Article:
Talevski argued the case is a “poor vehicle” for the Supreme Court to review the questions presented by the petitioner and, therefore, certiorari should be denied. In his response brief, Talevski pointed out the lawsuit is continuing in the district court, and the Health and Hospital Corp. could win at summary judgment or trial. Because the case has not been stayed, the issues raised could become moot before the Supreme Court can issue an opinion.
However, the Health and Hospital Corp. urged the Supreme Court to take the case to clean up the confusion exacerbated by the 7th Circuit’s ruling.
“In reaching its erroneous result, the Seventh Circuit in one fell swoop federalized medical malpractice law for patients in nursing facilities throughout its jurisdiction, sweeping aside carefully chosen state policies in favor of a one-size-fits-all resort to Section 1983,” HHC argued in its petition for cert. “The states in the Seventh Circuit, of course, had no idea that they were consenting to such a bargain when they accepted Medicaid funds. But, respectfully, that kind of disruption of state policies is the inevitable consequence of this Court’s private right of action jurisprudence.”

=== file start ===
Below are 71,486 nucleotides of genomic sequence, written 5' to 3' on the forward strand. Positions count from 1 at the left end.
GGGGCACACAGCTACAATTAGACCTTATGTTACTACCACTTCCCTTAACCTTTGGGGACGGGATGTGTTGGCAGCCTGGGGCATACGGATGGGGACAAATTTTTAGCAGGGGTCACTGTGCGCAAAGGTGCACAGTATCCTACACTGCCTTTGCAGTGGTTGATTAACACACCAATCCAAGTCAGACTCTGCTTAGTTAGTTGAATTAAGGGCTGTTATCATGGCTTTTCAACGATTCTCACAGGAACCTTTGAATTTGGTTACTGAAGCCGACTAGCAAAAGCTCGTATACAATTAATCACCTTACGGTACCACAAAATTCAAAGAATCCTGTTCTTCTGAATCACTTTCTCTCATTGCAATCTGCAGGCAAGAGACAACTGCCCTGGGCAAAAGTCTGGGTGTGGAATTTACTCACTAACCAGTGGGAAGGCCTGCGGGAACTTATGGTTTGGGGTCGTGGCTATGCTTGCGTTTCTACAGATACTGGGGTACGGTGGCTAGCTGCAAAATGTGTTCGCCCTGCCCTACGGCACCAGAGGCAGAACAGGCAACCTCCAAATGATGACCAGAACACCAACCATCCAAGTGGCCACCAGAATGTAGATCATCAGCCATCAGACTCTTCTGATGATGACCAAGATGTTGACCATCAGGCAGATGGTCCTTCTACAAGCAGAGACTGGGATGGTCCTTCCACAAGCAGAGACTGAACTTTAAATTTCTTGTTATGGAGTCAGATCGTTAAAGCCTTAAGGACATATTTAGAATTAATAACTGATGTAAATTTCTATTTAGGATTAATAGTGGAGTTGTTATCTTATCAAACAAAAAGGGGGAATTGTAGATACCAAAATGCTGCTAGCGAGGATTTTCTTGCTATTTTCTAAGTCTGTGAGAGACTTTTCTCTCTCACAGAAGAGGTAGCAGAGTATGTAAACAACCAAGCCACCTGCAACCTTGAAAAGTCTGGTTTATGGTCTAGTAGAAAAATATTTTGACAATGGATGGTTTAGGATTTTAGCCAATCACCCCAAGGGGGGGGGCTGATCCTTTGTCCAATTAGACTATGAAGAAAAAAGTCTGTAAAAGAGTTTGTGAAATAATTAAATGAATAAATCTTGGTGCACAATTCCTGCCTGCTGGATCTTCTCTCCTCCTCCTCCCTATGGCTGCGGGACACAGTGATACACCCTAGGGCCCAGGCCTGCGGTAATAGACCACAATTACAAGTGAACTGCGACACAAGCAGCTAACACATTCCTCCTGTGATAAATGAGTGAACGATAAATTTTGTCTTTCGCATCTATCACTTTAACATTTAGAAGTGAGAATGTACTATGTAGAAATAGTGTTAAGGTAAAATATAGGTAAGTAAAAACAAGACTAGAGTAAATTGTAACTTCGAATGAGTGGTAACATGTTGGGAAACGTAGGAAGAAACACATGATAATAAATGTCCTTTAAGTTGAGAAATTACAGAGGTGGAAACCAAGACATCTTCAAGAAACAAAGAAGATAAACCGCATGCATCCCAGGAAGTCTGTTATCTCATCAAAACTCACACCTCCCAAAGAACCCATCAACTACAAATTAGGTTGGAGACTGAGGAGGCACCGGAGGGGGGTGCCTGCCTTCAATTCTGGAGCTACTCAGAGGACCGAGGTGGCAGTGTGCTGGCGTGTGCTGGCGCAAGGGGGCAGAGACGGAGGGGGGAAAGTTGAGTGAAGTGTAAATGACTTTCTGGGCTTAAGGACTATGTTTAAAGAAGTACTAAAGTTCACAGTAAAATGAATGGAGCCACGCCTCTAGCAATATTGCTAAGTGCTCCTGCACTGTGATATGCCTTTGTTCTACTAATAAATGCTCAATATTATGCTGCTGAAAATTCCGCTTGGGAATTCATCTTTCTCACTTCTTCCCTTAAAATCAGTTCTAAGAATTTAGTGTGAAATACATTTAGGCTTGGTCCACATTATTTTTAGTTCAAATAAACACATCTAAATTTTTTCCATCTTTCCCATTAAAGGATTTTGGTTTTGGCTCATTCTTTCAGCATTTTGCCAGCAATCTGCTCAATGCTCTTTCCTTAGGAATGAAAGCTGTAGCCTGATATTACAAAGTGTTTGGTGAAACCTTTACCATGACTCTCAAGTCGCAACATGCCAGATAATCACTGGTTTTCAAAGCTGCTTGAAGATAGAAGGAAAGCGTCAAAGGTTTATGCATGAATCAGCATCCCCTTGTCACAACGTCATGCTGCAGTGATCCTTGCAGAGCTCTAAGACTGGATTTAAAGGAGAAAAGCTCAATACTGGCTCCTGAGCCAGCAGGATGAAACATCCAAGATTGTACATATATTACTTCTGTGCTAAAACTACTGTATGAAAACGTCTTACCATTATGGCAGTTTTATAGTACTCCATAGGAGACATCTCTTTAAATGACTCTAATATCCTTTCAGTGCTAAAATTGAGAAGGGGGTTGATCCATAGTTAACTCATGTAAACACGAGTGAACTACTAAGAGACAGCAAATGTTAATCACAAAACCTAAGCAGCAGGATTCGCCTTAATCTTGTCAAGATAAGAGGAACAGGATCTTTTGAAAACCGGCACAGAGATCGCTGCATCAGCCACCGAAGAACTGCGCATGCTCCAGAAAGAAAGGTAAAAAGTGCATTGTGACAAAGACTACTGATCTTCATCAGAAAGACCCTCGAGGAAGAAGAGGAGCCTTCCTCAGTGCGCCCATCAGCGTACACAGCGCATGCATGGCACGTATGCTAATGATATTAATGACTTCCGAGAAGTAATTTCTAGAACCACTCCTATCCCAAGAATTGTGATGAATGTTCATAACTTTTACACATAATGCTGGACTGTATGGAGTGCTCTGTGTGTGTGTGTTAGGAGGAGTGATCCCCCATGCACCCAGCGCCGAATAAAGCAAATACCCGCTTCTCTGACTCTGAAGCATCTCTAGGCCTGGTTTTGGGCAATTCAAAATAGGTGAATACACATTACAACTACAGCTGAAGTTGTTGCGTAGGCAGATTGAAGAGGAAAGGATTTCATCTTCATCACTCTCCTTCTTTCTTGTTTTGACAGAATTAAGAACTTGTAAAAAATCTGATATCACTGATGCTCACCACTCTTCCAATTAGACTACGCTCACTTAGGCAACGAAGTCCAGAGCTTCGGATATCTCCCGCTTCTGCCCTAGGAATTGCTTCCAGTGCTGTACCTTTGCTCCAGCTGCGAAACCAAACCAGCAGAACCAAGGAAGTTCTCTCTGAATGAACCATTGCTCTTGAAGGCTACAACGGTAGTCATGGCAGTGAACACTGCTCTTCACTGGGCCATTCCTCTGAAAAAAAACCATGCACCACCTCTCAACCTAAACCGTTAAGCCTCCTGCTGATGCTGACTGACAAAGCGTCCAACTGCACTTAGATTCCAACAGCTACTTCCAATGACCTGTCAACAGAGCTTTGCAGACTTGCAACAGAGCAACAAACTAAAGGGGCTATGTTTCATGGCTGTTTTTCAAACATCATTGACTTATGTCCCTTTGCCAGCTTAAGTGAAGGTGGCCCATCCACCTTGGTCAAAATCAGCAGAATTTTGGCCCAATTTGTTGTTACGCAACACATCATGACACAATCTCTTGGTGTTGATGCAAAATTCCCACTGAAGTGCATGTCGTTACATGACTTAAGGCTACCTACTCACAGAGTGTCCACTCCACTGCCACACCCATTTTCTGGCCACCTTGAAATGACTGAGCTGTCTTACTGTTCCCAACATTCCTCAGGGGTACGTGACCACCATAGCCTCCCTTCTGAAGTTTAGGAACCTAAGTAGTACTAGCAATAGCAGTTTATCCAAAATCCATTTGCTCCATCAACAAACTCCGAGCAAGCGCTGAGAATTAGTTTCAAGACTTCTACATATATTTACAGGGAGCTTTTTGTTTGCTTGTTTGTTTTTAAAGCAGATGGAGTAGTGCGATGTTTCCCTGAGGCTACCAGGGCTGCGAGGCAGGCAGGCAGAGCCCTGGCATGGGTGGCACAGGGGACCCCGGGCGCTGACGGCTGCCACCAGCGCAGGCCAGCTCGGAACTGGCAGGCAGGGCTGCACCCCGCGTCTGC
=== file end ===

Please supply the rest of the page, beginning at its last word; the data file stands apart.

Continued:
The Health and Hospital Corp. boiled the dispute down to two central questions:
- Whether, under the original understanding of 42 U.S.C. § 1983, a third-party beneficiary may enforce federal spending clause legislation that imposes conditions on a state’s receipt of federal funds.
- Whether claims by nursing facility residents and their families — “second-guessing garden-variety treatment and transfer decisions made by physicians and nursing facility administrators” — may be pursued under Section 1983 and the Federal Nursing Home Amendments Act of 1987, 42 U.S.C. § 1396r.
After the petition was filed, Indiana Attorney General Todd Rokita filed a brief on behalf of Indiana and 16 other states in support of the Health and Hospital Corp. Also, the American Health Care Association and the Indiana Health Care Association jointly filed a brief in support of the petitioner.